Oblivious, therefore, to the storm raging a yard away from him, he smoked on with great contentment, till suddenly it struck him that, for a presumably devout lover, jilted that very night, he was displaying too little emotion. He debated swiftly within himself whether he should have a dash at manly grief, but came to the conclusion that it could not be done. Melancholy on this maddest, merriest day of all the glad New Year, the day on which he had utterly routed the powers of evil, as represented by Sir Thomas, was impossible. He decided, rather, on a let-us-be-reasonable attitude.
“It wouldn’t have done, don’t you know,” he said. “We weren’t suited. What I mean to say is, I’m a bit of a dashed sort of silly ass in some ways, if you know what I mean. A girl like Miss McEachern couldn’t have been happy with me. She wants one of those capable, energetic fellers.”
This struck him as a good beginning—modest but not grovelling. He continued, tapping quite respectably a deep vein of philosophy as he spoke.
“You see, dear old top—I mean sir—you see, it’s like this. As far as women are concerned, fellers are divided into two classes. There’s the masterful, capable Johnnies and the—er—the other sort. Now, I’m the other sort. My idea of the happy married life is to be—well, not exactly downtrodden, but—you know what I mean—kind of second fiddle. I want a wife”—his voice grew soft and dreamy—“who’ll pet me a good deal, don’t you know, stroke my hair a lot, and all that. I haven’t it in me to do the master-in-my-own-house business. For me the silent-devotion touch. Sleepin’ on the mat outside her door, don’t you know, when she wasn’t feeling well, and bein’ found there in the morning and being rather cosseted for my thoughtfulness. That’s the sort of idea. Hard to put it quite O.K., but you know the sort of thing I mean. A feller’s got to realize his jolly old limitations if he wants to be happy though married; what? Now, suppose Miss McEachern was to marry me! Great Scot, she’d be bored to death in a week! Honest. She couldn’t help herself. She wants a chap with the same amount of go in him that she’s got.”
He lit another cigarette. He was feeling pleased with himself. Never before had ideas marshalled themselves in his mind in such long and well-ordered ranks. He felt that he could go on talking like this all night. He was getting brainier every minute. He remembered reading in some book somewhere of a girl (or chappie) who had had her (or his) “hour of clear vision.” This was precisely what had happened now. Whether it was owing to the excitement of what had taken place that night, or because he had been keying up his thinking powers with excellent dry champagne, he did not know. All he knew was that he felt on top of his subject. He wished he had had a larger audience. “A girl like Miss McEachern,” he resumed, “doesn’t want any of that hair-stroking business. She’d simply laugh at a feller if he asked for it. She needs a chappie of the Get On or Get Out type—somebody in the six-cylinder class. And as a matter of fact, between ourselves, I rather think she’s found him.”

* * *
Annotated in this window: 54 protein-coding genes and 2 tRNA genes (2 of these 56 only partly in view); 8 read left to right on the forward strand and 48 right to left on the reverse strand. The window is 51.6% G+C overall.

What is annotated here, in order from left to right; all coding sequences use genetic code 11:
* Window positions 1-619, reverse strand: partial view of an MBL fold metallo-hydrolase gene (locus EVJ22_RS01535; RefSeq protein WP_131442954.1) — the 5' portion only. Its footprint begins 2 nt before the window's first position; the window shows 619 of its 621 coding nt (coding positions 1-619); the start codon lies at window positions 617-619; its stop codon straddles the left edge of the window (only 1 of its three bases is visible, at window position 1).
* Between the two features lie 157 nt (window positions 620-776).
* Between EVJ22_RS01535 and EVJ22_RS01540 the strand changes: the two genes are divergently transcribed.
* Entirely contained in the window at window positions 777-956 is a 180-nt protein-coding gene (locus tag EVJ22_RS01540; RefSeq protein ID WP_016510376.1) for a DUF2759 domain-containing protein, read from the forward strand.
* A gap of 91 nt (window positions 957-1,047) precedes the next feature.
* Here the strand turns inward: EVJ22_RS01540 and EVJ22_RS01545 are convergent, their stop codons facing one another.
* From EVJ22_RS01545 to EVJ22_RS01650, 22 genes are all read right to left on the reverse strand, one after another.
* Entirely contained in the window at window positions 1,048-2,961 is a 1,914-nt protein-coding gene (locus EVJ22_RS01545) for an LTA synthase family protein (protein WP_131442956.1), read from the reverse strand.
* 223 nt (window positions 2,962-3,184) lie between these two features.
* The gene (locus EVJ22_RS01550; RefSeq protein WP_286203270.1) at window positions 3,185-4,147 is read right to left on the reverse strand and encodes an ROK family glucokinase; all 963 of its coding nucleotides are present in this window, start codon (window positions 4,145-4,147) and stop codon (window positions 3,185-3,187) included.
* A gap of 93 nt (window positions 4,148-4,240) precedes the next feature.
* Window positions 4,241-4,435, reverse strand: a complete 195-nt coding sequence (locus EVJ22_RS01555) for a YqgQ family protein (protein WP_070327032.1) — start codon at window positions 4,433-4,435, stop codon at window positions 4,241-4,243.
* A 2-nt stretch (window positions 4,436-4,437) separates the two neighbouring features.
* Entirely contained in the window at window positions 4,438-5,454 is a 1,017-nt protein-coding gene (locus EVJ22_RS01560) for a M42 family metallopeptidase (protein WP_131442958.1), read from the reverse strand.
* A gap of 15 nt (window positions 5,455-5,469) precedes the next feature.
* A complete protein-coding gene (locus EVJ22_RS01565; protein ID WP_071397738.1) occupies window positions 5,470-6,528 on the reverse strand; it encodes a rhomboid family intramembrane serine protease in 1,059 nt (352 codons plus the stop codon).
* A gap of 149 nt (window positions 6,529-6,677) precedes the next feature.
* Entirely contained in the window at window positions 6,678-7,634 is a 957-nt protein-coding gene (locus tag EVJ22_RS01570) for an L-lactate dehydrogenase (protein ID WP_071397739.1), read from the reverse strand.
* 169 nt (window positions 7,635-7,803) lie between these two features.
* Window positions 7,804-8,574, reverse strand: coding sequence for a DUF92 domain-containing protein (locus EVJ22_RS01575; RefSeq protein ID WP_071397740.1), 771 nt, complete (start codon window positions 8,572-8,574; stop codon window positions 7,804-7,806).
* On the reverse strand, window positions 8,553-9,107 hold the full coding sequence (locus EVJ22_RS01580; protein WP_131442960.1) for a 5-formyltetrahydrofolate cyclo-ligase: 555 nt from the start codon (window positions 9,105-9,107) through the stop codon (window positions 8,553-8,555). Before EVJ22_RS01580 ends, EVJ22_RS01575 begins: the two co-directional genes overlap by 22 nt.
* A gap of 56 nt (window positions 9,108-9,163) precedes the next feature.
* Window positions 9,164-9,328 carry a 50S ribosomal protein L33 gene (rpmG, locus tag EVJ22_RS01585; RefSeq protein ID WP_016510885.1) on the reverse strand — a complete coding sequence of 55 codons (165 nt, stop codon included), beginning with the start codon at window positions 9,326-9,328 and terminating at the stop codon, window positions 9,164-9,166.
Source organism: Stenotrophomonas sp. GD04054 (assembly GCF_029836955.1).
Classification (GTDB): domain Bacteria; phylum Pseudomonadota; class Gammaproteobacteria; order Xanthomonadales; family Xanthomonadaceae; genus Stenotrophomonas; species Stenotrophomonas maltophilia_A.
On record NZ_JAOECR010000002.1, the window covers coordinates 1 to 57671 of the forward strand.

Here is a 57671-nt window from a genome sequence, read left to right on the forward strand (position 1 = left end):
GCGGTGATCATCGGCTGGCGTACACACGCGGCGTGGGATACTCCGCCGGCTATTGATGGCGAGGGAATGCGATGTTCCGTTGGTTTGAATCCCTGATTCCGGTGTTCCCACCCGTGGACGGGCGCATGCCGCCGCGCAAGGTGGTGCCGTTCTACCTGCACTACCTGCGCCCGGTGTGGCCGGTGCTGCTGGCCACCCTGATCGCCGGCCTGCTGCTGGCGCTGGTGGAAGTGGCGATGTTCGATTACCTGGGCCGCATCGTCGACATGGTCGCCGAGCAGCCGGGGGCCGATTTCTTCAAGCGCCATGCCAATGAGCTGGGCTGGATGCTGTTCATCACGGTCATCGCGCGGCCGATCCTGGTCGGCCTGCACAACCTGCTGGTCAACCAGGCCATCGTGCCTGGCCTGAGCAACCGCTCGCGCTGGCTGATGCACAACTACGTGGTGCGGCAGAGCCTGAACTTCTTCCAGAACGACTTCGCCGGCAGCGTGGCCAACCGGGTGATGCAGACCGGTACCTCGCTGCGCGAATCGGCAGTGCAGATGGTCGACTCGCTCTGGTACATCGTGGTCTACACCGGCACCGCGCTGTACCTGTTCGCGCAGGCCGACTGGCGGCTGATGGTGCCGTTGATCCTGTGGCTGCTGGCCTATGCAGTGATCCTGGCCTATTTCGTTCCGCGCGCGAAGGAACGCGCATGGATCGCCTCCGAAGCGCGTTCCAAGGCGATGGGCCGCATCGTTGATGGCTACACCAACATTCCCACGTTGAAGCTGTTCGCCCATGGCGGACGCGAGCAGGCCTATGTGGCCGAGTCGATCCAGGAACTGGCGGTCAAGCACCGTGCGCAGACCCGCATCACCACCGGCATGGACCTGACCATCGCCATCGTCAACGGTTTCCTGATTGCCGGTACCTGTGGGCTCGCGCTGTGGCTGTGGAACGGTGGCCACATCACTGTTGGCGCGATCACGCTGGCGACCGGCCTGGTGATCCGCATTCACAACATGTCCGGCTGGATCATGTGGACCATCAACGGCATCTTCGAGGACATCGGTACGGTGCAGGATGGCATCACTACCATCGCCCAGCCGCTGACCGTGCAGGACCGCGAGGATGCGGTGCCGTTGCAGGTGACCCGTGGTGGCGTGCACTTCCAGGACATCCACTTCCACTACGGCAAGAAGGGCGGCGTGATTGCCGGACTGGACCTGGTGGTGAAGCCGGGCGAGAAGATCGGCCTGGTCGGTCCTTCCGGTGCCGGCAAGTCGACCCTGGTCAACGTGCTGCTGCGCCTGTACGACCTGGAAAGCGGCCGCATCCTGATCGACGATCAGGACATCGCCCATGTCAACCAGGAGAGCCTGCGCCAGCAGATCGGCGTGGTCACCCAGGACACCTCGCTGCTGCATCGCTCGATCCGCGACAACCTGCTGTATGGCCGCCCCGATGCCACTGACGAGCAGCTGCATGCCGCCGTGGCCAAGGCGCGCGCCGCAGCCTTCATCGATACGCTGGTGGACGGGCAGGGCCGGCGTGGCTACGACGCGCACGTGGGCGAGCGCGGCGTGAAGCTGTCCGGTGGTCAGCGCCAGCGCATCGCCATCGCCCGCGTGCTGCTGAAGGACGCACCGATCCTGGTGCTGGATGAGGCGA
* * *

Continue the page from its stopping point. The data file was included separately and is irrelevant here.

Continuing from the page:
Mr. McEachern half rose from his chair. All his old fears had come surging back.
“What do you mean?”
“Fact,” said his lordship, nodding. “Mind you, I don’t know for certain. As the girl says in the song, I don’t know, but I guess. What I mean to say is, they seemed jolly friendly and all that. Calling each other by their Christian names, and so on.”
“Pitt,” said his lordship. He was leaning back, blowing a smoke-ring at the moment, so did not see the look on the other’s face and the sudden grip of his fingers on the arms of his chair. He went on with some enthusiasm.
“Jimmy Pitt!” he said. “Now, there’s a feller! Full of oats to the brim, and fairly bursting with go and energy. A girl wouldn’t have a dull moment with a chap like that. You know,” he proceeded, confidentially, “there’s a lot in this idea of affinities. Take my word for it, dear old—sir. There’s a girl up in London, for instance. Now, she and I hit it off most amazingly. There’s hardly a thing we don’t think alike about. For instance, ‘The Merry Widow’ didn’t make a bit of a hit with her. Nor did it with me. Yet look at the millions of people who raved about it. And neither of us like oysters. We’re affinities. That’s why. You see the same sort of thing all over the place. It’s a jolly queer business. Sometimes makes me believe in re-in-what’s-it’s-name. You know what I mean. All that in the poem, you know. How does it go? ‘When you were a tiddley-om-pom and I was a thingummajig.’ Dashed brainy bit of work. I was reading it only the other day. Well, what I mean to say is, it’s my belief that Jimmy Pitt and Miss McEachern are by way of being something in that line. Doesn’t it strike you that they are just the sort to get on together? You can see it with half an eye. You can’t help liking a feller like Jimmy Pitt. He’s a sport! I wish I could tell you some of the things he’s done, but I can’t, for reasons. But you can take it from me he’s a sport. You ought to cultivate him. You’d like him . . . Oh, dash it, there’s the music! I must be off. Got to dance this one.”